New Hampshire Considers Birther Rules
Should candidates for president prove to the states that they're eligible for the office? That would be the simplest way to deal with the failure of the federal Constitution to offer enforcement provisions.
The New Hampshire House Election Law Committee is expected to consider an amendment that would require presidential candidates to present birth certificates when filing their candidacies for the New Hampshire first-in-the-nation primary.
In an e-mail obtained by the Granite Status, election law committee chairman David Bates, R-Windham, tells fellow committee members that at an executive session tomorrow an amendment to House Bill 421 will be proposed that "will insure candidates for office of President meet the qualifications in U.S. Constitution."
Bates told the Granite Status he supports the modified amendment, first proposed by Rep. Susan DeLemus, because "I think that there are many people who want to ensure that people who run for office are qualified for that office, particularly the office of President of the United States.
"All this does is ensure that all candidates meet the qualifications prescribed in the U.S. Constitution."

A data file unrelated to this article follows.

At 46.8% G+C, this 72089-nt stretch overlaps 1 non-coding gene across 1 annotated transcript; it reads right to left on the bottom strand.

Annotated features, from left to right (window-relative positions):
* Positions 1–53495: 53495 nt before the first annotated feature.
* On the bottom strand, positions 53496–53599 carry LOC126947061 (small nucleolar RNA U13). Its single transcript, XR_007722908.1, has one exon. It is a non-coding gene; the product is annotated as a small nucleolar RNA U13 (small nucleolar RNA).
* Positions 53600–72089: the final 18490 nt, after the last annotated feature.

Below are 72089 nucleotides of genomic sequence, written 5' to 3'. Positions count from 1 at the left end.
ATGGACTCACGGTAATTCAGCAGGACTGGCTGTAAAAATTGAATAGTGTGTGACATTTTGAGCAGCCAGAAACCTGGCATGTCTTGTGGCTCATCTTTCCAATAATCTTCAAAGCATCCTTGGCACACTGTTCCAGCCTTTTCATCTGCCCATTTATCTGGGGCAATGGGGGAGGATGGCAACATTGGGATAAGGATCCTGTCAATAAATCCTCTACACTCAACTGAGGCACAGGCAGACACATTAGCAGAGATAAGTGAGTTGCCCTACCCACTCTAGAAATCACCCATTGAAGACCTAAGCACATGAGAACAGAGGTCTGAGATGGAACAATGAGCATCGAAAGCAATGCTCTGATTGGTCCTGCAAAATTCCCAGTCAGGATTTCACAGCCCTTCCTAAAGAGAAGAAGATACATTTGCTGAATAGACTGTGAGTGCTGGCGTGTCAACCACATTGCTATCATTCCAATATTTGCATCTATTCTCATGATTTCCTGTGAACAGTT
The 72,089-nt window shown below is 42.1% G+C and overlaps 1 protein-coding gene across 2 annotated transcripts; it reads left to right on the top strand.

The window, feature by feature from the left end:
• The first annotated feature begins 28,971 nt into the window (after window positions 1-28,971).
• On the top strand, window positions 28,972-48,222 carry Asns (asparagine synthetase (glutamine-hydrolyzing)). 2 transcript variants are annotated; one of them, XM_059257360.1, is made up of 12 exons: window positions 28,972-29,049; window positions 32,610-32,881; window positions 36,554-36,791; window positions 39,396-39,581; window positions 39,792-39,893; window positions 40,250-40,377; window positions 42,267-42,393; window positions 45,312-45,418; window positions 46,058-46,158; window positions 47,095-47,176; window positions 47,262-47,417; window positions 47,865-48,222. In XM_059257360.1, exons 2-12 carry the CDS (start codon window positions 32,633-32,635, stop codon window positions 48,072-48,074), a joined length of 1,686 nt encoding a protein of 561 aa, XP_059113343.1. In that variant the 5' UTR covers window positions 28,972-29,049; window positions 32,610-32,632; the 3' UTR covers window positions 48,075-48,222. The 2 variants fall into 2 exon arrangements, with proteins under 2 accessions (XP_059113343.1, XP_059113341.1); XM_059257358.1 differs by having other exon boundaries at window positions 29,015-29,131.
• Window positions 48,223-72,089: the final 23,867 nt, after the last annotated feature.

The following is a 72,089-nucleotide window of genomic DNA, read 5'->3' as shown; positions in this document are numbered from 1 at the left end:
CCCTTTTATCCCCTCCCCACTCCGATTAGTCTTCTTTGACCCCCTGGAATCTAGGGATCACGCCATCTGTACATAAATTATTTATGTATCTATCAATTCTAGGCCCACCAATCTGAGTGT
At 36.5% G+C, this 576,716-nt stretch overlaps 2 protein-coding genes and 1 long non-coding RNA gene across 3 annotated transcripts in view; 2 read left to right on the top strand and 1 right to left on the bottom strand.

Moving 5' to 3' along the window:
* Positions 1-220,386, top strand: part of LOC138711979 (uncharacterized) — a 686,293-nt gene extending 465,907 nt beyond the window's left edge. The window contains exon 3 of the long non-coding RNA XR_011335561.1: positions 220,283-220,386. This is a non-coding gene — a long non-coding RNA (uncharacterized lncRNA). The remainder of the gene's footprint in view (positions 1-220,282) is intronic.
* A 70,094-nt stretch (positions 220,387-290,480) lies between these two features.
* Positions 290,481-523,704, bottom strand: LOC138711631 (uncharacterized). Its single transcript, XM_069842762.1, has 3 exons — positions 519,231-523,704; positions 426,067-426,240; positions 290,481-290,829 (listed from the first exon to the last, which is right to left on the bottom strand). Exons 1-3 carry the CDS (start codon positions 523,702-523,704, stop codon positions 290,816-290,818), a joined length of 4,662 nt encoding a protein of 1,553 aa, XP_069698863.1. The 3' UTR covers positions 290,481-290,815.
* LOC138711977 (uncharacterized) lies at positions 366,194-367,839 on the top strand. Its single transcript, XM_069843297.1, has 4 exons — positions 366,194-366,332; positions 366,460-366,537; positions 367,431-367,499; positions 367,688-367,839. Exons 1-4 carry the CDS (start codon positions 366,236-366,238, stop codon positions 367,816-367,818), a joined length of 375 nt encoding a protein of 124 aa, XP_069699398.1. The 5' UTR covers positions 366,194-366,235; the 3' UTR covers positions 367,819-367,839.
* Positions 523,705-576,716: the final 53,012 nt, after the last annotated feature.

The Granite Status has learned that some members of leadership are concerned that the amendment, if passed, could be a threat to the New Hampshire first-in-the-nation primary.
The concern is that if such a "birther" provision is approved, it would be an embarrassment to the state and could cause some candidates, possibly including President Barack Obama, not to file for the primary out of protest.
House policy director Greg Moore said, "I do know that everyone across the philosophical spectrum puts a lot of emphasis on protecting the New Hampshire primary. It's an institutional thing and not something that is focused on any particular party."
According to news reports, similar legislation has been considered or is under considertion in nearly a dozen other states.